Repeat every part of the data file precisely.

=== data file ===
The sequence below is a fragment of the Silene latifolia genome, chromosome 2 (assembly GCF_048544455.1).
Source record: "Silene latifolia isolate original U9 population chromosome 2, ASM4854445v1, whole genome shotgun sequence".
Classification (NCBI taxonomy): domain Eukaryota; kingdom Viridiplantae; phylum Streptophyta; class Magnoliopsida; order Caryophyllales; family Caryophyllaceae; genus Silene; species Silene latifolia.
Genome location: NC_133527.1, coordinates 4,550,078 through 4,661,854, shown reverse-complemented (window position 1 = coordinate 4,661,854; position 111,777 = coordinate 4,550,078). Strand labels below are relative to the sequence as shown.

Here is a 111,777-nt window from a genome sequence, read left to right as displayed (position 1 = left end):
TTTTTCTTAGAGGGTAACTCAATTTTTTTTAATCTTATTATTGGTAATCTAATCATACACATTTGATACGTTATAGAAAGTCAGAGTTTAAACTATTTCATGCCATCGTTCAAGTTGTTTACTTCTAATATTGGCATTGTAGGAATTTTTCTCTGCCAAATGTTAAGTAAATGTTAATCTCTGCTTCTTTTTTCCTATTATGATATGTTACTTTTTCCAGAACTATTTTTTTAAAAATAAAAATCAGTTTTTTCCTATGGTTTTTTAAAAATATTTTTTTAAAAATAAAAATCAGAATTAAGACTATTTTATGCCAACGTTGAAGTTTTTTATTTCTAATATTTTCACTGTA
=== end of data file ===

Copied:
The sequence below is a fragment of the Silene latifolia genome, chromosome 2 (assembly GCF_048544455.1).
Source record: "Silene latifolia isolate original U9 population chromosome 2, ASM4854445v1, whole genome shotgun sequence".
Classification (NCBI taxonomy): domain Eukaryota; kingdom Viridiplantae; phylum Streptophyta; class Magnoliopsida; order Caryophyllales; family Caryophyllaceae; genus Silene; species Silene latifolia.
Genome location: NC_133527.1, coordinates 4,550,078 through 4,661,854, shown reverse-complemented (window position 1 = coordinate 4,661,854; position 111,777 = coordinate 4,550,078). Strand labels below are relative to the sequence as shown.

Here is a 111,777-nt window from a genome sequence, read left to right as displayed (position 1 = left end):
TTTTTCTTAGAGGGTAACTCAATTTTTTTTAATCTTATTATTGGTAATCTAATCATACACATTTGATACGTTATAGAAAGTCAGAGTTTAAACTATTTCATGCCATCGTTCAAGTTGTTTACTTCTAATATTGGCATTGTAGGAATTTTTCTCTGCCAAATGTTAAGTAAATGTTAATCTCTGCTTCTTTTTTCCTATTATGATATGTTACTTTTTCCAGAACTATTTTTTTAAAAATAAAAATCAGTTTTTTCCTATGGTTTTTTAAAAATATTTTTTTAAAAATAAAAATCAGAATTAAGACTATTTTATGCCAACGTTGAAGTTTTTTATTTCTAATATTTTCACTGTA